Can An Electric Water Heater Sit On The Floor? (Find Out Now!)

Heather Robbins
by Heather Robbins

An appliance that gets installed into your home that is easily forgotten about and probably taken for granted is the hot water tank. When you are third or fourth in line for a shower in your home and run out of hot water, you will be thinking about it then! This appliance is generally found in your basement or garage and is responsible for supplying hot water to your house for bathing, cooking, or cleaning.

When installing your water heater, there are some code requirements that need to be followed. These codes could be universal, like having proper venting and a dedicated water shutoff valve. However, some of these codes, like earthquake straps, will depend on where you live. Some codes apply depending on the type of water heater you install.

An electric water heater can sit on the ground with no problems, however, you want to ensure that it is not sitting in any dirt or dust. Also, ensure that your floor is level. Check with your local code enforcement though, as some will require you to elevate your water after.

Therefore, we’ll discuss some ideal places you can install your water heater to forgo any possible issues down the line.

Where To Install Your Water Heater

Generally, regulations require the water heater to be placed on an outside wall. This is to accommodate the flue, which is why most water heaters are found in the basement or the garage.

To maximize the most efficient energy from your water tank, take careful consideration of placing it as close to your kitchen and bathrooms. Doing this means the water heater does not have to pump the water as hard to get the water to you.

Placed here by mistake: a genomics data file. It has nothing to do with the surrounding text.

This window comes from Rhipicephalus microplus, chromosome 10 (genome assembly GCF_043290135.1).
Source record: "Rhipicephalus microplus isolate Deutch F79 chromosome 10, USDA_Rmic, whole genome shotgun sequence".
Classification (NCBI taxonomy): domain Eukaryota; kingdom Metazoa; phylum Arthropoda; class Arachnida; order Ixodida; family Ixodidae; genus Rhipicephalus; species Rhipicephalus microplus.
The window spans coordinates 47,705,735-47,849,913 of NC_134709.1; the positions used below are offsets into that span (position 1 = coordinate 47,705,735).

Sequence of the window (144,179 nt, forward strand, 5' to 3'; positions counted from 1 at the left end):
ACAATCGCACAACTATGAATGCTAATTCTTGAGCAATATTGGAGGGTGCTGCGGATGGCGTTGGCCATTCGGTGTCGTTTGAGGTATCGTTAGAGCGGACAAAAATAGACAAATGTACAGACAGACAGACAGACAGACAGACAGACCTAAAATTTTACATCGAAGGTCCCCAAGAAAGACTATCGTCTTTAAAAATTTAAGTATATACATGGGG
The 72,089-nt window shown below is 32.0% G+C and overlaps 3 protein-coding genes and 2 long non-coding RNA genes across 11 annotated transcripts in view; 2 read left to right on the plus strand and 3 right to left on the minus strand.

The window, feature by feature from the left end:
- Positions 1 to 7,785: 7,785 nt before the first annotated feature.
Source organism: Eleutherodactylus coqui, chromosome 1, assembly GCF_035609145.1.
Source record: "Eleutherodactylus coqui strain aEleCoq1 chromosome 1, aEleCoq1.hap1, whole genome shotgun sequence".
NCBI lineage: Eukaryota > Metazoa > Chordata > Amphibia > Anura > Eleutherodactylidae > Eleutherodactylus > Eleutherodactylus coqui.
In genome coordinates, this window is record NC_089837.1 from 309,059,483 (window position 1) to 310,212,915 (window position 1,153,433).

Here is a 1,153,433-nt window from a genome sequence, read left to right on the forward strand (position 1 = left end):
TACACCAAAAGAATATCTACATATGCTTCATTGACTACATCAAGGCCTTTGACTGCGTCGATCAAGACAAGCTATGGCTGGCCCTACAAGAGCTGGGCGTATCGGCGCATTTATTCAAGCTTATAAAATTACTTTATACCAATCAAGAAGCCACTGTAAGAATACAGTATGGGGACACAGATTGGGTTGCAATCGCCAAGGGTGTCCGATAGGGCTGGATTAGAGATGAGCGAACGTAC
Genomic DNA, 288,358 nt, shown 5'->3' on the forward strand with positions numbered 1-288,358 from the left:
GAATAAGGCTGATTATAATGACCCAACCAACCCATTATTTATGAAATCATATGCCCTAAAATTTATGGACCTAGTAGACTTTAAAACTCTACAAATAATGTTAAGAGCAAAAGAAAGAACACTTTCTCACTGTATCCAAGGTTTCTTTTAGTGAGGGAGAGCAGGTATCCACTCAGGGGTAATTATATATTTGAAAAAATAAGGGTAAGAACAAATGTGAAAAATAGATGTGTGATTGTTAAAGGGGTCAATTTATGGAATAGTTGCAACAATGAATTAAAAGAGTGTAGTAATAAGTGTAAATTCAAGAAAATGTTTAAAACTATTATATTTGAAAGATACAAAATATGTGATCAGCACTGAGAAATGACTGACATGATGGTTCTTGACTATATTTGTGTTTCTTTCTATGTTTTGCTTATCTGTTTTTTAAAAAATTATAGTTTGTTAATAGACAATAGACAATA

Make Sure The Surface Is Level

Your water heater needs to maintain a level sitting surface. This is one reason why an elevation table is helpful; however, if the floor is not level, you will need to shim the base of the water heater. This will enable the water or the gas, if warranted, to flow correctly without fail.

It is also crucial to locate your water heater near a drain for any water leaks. If a drain is not accessible, you could use a drain pan instead to collect the water.

What If You Have A Tankless Water Heater?

If you have chosen a more modern route of a tankless water heater, you have more options. Since the tankless water heater is mounted on the wall, you could even install this within the bathroom or kitchen itself.

Regardless of which type of water heater you have, you will want to ensure it is near an electrical outlet and have adequately insulated piping to eliminate electrical shortage and possible fires.

Reasons To Elevate Your Water Heater

While it’s okay to leave your electric water heaters on the ground, here are some reasons why you should choose to elevate them instead.

Fire Prevention

The primary reason to elevate your water heater is to prevent a fire. When the water heater is placed on the floor, especially with gas water heaters, there is a risk of combustible fluid dripping to your floor. This can create an unsafe environment that can cause an explosion. Some newer models are created to have resistance to flammable vapor.

These water heaters are listed as “FVIR” or Flammable Vapor Ignition Resistant and can essentially be placed anywhere. FVIR water heaters have a sealed combustion chamber which makes them safer.

However, due to the risks of older styles, homeowners are still more likely to elevate their water heater to minimize risk. In addition, local municipalities may require it to be still elevated.

The Lifespan Of The Water Heater

To ensure the longest lifespan of your water heater, elevating it off the ground will help you with that. This is especially true if the floor is concrete, making the base of the water heater corrode. Additionally, if there are incidents in the location, such as flooding, having it elevated will help keep it in pristine condition.

Code Enforcement

Always check with your local municipality before installing your water heater. Some types of water heaters require gas hookups and will require permits and possibly a secondary permit.

Also, if you live in a location with weather implications, like earthquakes, your local municipality could require additional codes to be met that are different from other locations.